Satyam Shivam Sundaram (1978) 

Laxmikant – Pyarelal pulled a coup of sorts with “Satyam Shivam Sundaram”. Raj Kapoor had initially planned to use Hridayanath Mangeshkar for the film’s music but later decided to employ L-P. A miffed Lata Mangeshkar decided to walk out of the film and agreed to come back on board on her brother’s advice. One suspects that her decision was made easier because it was L-P and not some other music director who was replacing her brother. My pick is the spectacular title song, a bhajan based on Raag Darbari Kanada. Lata Mangeshkar’s brilliant rendition, Pandit Narendra Sharma’s lyrics and Zeenat Aman’s smouldering sexuality onscreen are a potent combination.

Karz (1980)

“Karz” was another instance of a director, Subhash Ghai this time, asking Laxmikant – Pyarelal specifically to produce the Pancham brand of music. Although one wonders what may have been if Pancham himself had composed the music for “Karz”, it must be said that L-P more than delivered and produced a cracker of a soundtrack. My favorite song from the film is “Om Shanti Om” and I would have picked it for this post, had it not been for the fact that the song is a pretty faithful reproduction of a song with the same hook line by the calypso artist Lord Shorty. My next favorite song from the film is the only Rafi song in the film “Dard-E-Dil Dard-E-Jigar”. This is a specially complex Laxmikant composition and Pyarelal’s elaborate, meandering arrangement is a work of art.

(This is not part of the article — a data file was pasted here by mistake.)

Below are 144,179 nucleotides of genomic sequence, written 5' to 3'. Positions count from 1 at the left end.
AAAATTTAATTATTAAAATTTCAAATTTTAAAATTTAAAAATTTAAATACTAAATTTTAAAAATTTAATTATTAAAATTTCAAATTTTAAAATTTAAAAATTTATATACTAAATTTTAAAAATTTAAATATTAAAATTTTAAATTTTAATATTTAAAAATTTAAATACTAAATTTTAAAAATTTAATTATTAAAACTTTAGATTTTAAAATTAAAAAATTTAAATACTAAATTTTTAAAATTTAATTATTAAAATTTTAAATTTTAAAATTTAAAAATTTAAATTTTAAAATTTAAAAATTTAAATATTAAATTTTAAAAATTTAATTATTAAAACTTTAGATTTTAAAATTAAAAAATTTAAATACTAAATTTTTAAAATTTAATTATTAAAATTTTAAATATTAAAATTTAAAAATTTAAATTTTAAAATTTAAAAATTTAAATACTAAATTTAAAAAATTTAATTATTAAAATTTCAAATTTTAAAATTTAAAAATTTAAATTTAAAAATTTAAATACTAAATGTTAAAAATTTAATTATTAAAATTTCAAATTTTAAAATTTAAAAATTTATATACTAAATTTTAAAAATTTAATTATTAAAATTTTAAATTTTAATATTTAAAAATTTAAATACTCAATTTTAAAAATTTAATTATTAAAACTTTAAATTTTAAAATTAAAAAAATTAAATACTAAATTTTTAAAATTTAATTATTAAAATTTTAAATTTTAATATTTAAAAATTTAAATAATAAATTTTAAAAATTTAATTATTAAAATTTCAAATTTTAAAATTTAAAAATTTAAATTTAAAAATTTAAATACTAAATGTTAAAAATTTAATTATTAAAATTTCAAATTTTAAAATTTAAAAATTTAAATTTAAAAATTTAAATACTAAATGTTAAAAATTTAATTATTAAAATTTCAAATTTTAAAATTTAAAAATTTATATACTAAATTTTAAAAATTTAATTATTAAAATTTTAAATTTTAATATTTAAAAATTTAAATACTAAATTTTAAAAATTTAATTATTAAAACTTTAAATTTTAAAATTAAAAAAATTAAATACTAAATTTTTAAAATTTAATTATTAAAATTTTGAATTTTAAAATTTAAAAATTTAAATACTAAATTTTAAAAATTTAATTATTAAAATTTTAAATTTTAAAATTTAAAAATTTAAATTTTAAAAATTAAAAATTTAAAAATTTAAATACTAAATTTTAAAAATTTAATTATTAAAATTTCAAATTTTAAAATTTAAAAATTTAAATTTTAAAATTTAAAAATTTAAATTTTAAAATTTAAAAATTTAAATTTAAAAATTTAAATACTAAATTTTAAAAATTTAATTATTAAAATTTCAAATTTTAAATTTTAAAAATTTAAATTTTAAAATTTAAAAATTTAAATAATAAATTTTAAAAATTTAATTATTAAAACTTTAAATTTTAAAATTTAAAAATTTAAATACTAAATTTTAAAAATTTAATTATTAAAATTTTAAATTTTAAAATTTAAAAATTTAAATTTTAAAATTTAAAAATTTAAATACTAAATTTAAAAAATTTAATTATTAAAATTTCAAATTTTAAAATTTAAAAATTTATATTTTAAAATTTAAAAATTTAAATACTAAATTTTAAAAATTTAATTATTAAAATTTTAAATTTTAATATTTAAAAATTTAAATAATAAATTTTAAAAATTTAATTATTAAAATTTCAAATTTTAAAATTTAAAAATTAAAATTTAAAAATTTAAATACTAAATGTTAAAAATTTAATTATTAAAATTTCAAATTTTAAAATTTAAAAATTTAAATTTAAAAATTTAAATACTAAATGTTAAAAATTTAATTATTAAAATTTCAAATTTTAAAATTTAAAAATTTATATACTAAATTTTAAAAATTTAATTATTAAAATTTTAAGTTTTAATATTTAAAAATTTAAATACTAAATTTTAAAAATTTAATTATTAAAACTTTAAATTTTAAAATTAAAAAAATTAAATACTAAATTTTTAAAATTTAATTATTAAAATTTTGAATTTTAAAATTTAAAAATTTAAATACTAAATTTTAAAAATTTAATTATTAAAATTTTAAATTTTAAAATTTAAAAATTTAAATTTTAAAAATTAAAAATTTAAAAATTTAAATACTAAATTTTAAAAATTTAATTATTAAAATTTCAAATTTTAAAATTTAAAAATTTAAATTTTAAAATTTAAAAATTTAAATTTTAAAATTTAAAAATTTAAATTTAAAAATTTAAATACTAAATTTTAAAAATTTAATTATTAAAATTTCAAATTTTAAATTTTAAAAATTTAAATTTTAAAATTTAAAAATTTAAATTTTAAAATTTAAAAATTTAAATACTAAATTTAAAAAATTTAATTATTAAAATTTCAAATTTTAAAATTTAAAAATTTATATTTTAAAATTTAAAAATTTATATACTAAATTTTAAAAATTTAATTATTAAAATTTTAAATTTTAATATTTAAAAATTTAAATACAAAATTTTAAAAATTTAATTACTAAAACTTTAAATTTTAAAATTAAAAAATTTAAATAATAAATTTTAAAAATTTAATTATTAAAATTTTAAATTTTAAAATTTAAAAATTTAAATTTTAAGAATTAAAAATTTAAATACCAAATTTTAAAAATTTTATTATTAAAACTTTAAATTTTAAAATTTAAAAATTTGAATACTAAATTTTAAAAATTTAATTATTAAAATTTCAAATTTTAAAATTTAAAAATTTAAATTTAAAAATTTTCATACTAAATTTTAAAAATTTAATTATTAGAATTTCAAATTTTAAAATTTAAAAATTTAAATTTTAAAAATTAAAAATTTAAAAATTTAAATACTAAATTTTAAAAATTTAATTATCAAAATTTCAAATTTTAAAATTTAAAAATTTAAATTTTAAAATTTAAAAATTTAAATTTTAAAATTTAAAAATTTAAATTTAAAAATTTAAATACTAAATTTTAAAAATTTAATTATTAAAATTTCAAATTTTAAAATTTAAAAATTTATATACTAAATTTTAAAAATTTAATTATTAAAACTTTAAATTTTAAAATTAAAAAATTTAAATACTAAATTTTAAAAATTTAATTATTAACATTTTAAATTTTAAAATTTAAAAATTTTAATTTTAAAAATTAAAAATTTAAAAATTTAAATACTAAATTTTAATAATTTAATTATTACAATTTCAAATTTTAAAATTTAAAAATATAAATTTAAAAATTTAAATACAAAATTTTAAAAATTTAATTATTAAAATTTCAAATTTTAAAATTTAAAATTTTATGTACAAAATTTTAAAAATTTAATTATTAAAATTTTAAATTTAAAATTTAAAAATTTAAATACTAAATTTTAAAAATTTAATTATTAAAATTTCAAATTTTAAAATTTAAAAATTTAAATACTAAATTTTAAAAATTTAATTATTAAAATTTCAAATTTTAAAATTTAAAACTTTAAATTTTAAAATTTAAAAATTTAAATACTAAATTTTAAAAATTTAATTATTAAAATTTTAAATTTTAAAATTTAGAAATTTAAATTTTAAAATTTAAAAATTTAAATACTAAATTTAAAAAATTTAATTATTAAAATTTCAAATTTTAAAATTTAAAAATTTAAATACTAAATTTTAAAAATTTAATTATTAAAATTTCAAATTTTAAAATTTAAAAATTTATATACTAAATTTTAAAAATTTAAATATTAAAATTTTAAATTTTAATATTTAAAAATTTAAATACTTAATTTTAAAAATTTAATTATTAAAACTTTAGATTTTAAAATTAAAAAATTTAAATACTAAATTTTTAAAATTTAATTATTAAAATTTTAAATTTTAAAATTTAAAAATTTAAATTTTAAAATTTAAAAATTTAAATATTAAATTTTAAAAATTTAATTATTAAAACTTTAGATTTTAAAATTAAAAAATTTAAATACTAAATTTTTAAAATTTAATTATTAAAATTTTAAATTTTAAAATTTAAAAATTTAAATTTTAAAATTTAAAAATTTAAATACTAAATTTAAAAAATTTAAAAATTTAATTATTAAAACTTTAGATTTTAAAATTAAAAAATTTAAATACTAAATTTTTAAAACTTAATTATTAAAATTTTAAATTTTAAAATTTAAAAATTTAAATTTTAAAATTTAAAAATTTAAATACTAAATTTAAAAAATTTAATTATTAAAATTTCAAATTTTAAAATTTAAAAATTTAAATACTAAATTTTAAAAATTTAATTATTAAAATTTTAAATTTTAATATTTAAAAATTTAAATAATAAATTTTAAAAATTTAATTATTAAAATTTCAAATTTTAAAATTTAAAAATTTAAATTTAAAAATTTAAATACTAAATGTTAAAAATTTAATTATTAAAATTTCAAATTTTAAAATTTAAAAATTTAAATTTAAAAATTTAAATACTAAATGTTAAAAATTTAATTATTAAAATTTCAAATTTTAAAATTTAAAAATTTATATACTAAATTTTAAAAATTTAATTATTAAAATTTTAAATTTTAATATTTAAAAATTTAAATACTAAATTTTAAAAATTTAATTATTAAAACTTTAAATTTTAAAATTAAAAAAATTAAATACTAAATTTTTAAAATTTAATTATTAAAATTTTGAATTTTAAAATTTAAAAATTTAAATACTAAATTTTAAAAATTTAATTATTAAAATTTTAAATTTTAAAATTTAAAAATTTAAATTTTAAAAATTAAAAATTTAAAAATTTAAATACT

Utsav (1984)

The 1980s wasn’t a great time for music in Hindi films and it could be argued that Laxmikant – Pyarelal were past their prime. At a time like this, the music of “Utsav” came like a breath of fresh air and we saw a side of L-P that we unfortunately did not see very often. The duo delivered an extremely melodic score steeped in classical music with simple, tasteful arrangements. My pick from the film is the lovely “Saanjh Dhale Gagan Tale” with some very pretty lyrics by Vasant Dev and rendered brilliantly by Suresh Wadkar. I wish we had seen more of this L-P in the years to come.

A 10 film/10 song pick from a discography as large as Laxmikant – Pyarelal’s is bound to be contentious so I’ll leave you with a much bigger L-P selection to dig through and explore.

PS: When the original post was published, a reader pointed out the glaring omission of “Bobby” (1973) in this list. My rationale for omitting “Bobby”? It was said that the songs for the film were from a song bank of tunes composed by Shankar – Jaikishan for Raj Kapoor and that Laxmikant – Pyarelal only arranged the songs. Given this, I decided to play safe and leave “Bobby” out.